Imagine blue-shadowed mountains rising out of verdant green pastures. Imagine the brilliant white façades of three-hundred-year-old Dutch homesteads. Imagine mile after mile of vineyards growing in an exceptionally friendly climate, producing grapes for use in some of the finest wines you haven’t yet tasted. Sure, this might not be the traditional setting for a grotesque gothic horror, à la Mary Shelley’s Frankenstein, but here in South Africa you’ll find a monster of the same name nonetheless.
With the new year arriving in full, the cold weather coming on in earnest (hello winter, where have you been?), and the return to usual routine, I’m tempted to spend every evening in the exact same fashion: parked on my couch in Queens underneath a cocoon of fleece blankets, listening to the radiator clank and spit, drinking a comforting red wine to stay warm. (Maybe I’m also watching Netflix.) Thus, the nightly question becomes, “What do I open?”
When the clock strikes midnight and the ball drops in Times Square, you'll want a flute or coupe of out-of-this-world bubbly in hand—delicious and festive—there’s no better way to say goodbye to 2015 and greet a brand new year, a clean calendar, a fresh slate where anything is possible.
I’ve selected a variety of options, each of which I’d happily uncork during my festivities this Thursday night, or of course, all year ’round.
There’s something ineffably cheering about drinking any sparkling wine, but the mere thought of champagne suggests celebration: a noteworthy event, happy news—a beautiful day. At this festive time of year, especially, champagne is a most welcome addition to any occasion: toasts, cocktail parties, or especially as a foil to rich winter fare. Alas, too much of the bubbly available in too many shops and restaurants is all fizz and no flavor, thin and charmless indeed, a far cry from the finesse, freshness, and remarkable complexity to be found in champagnes of quality and distinction, especially from grower-producers.
The holidays are here! It's already December 10th, and if you’re anything like me you’ve barely started thinking about gift shopping. Sound familiar? Never fear—we’re here to do the thinking for you. We’ve spent the last few months scouring the globe for the most interesting bottles we could find, the gifts we would want to get. Now we get to share those special finds, six of the coolest bottles available in New York City, with you!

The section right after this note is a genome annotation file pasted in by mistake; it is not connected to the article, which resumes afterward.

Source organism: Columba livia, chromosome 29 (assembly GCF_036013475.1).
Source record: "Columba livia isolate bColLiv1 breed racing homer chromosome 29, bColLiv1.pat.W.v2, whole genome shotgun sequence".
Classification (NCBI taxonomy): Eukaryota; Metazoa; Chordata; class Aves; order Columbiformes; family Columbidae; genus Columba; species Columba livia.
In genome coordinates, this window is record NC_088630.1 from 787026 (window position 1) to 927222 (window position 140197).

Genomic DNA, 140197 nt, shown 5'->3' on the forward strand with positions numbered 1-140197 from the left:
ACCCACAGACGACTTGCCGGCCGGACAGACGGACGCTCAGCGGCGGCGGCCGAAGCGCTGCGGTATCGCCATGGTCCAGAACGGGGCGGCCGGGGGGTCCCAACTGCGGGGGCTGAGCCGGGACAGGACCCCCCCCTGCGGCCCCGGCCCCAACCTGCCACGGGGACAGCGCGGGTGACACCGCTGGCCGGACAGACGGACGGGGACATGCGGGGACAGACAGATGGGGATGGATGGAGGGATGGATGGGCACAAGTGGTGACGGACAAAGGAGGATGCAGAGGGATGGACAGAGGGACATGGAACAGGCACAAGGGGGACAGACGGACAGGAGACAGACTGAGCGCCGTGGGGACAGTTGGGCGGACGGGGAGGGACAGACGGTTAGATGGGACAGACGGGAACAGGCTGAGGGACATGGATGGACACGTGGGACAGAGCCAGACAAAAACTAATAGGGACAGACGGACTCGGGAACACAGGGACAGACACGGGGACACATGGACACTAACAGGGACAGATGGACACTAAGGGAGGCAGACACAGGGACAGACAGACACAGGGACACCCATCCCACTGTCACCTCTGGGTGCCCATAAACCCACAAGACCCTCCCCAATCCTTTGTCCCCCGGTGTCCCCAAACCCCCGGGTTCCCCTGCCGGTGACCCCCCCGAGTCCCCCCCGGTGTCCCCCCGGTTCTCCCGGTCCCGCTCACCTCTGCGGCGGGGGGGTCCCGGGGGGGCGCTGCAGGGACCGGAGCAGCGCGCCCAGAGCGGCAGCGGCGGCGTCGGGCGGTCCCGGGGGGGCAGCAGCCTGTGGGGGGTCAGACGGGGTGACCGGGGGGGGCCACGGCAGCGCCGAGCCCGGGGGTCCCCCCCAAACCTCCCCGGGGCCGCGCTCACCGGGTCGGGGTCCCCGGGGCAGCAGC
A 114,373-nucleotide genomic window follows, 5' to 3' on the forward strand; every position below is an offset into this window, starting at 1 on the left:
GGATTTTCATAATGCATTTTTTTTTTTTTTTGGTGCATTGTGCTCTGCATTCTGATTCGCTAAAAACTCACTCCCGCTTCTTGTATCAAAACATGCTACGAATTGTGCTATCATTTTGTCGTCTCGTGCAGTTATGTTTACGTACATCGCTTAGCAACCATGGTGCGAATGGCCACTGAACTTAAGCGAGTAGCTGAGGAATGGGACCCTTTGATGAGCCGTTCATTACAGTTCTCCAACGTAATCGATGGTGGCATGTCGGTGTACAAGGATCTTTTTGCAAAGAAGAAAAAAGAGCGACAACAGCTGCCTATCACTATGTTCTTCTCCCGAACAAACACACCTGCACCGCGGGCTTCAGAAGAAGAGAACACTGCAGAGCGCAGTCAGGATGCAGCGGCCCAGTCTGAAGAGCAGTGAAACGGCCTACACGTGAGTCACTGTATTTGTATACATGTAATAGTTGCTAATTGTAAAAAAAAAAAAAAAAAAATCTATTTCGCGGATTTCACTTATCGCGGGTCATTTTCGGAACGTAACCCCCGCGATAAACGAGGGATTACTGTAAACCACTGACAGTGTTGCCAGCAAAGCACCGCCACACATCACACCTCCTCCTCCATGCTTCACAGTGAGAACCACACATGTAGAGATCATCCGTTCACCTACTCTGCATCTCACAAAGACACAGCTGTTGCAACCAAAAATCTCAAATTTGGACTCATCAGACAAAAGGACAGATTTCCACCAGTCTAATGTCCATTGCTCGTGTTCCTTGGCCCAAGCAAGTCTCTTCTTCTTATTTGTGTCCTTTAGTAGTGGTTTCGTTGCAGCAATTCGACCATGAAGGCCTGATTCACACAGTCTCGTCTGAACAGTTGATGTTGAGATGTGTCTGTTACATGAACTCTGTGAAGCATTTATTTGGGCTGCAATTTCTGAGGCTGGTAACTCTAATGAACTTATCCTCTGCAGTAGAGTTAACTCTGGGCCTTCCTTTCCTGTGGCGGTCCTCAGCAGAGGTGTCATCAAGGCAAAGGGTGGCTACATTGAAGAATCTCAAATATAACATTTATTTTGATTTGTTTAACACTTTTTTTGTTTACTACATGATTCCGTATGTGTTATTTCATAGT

This won’t surprise anyone, but I was a pretty awful twenty-one year old. Seriously, you wouldn’t’ve wanted to hang out with me. My cultural taste—in books, in movies, in music, in food—was carefully curated, most often in an effort to seem as “different” as possible. I filled my iPod with atonal music, hefted around gigantic tomes to show off my obscure literary taste, and made a hobby out of ordering the weirdest item on any restaurant’s menu. It was an embarrassing time. With some luck, however, I made a great choice when it came to wine. Sure, my motives were questionable at best, but the region I landed on, the plot of earth I lauded to my friends, turned out to be legitimately great.
The usual response when I recommend Pineau des Charentes is “Pinot what?!?” This is no fault of the consumer—Pineau des Charentes is a truly under-the-radar concoction neglected by most restaurateurs and retailers. But what a shame! It’s a beautiful spirit, versatile as a palate-perking apéritif or a supple, refreshing after-dinner drink, complex and interesting enough to appeal to a broad demographic, including fans of fine brandies—Cognac, for instance—as well as Port aficionados and anyone looking for more traditional dessert wines such as Sauternes or Tokaji.
Off-dry Riesling in America often gets a bad rap. To a certain extent, it’s understandable—we’ve all been to our fair share of bad college parties and disappointing adulthood get-togethers, complete with cloying Riesling experiences we aren’t eager to replicate. In these very basic, frequently mass-produced bottles, sugar is used to mask low quality fruit and industrial vinification methods, which keep production high and prices low. The end result is cheap, sweet, and frankly not that good. But here’s the thing: we’re being way unfair to most German winemakers. Believe it or not, the preponderance of bad Riesling on the market is largely our fault.
Thanksgiving is in two weeks! Two weeks! As hard as it is to believe, summer is history, we’re halfway through autumn, and the holiday season is already upon us. A festive time of year full of casual get-togethers, family celebrations, parties, and—let’s not forget—the big parade of very big balloons, which adds a distinctive NYC stamp.
All of these activities are enhanced enormously by good food and good wine, which is where we at Appellation come into the picture. We’ve perused our inventory for a stellar selection of six wines, three from the United States and three from the Old World, each a standout for both its performance at the table and (of course) sheer deliciousness.
Over the years, I have seen customers go for long periods of time focused on one region or one grape variety. Or, to a greater extreme, they will consume the same wine for months before trying another bottle and possibly transitioning to another wine where another streak of familiarity will begin. The adventure easily disappears, the excitement dissipates. That’s not necessarily the case at Appellation. As anyone who has ever shopped here knows, we’re constantly bringing in new wines, drawing attention to lesser-known and esoteric viticultural regions, corners of the world where natural producers are growing interesting, often indigenous grapes and making wines reminiscent of the soils, climates, and hands that create them.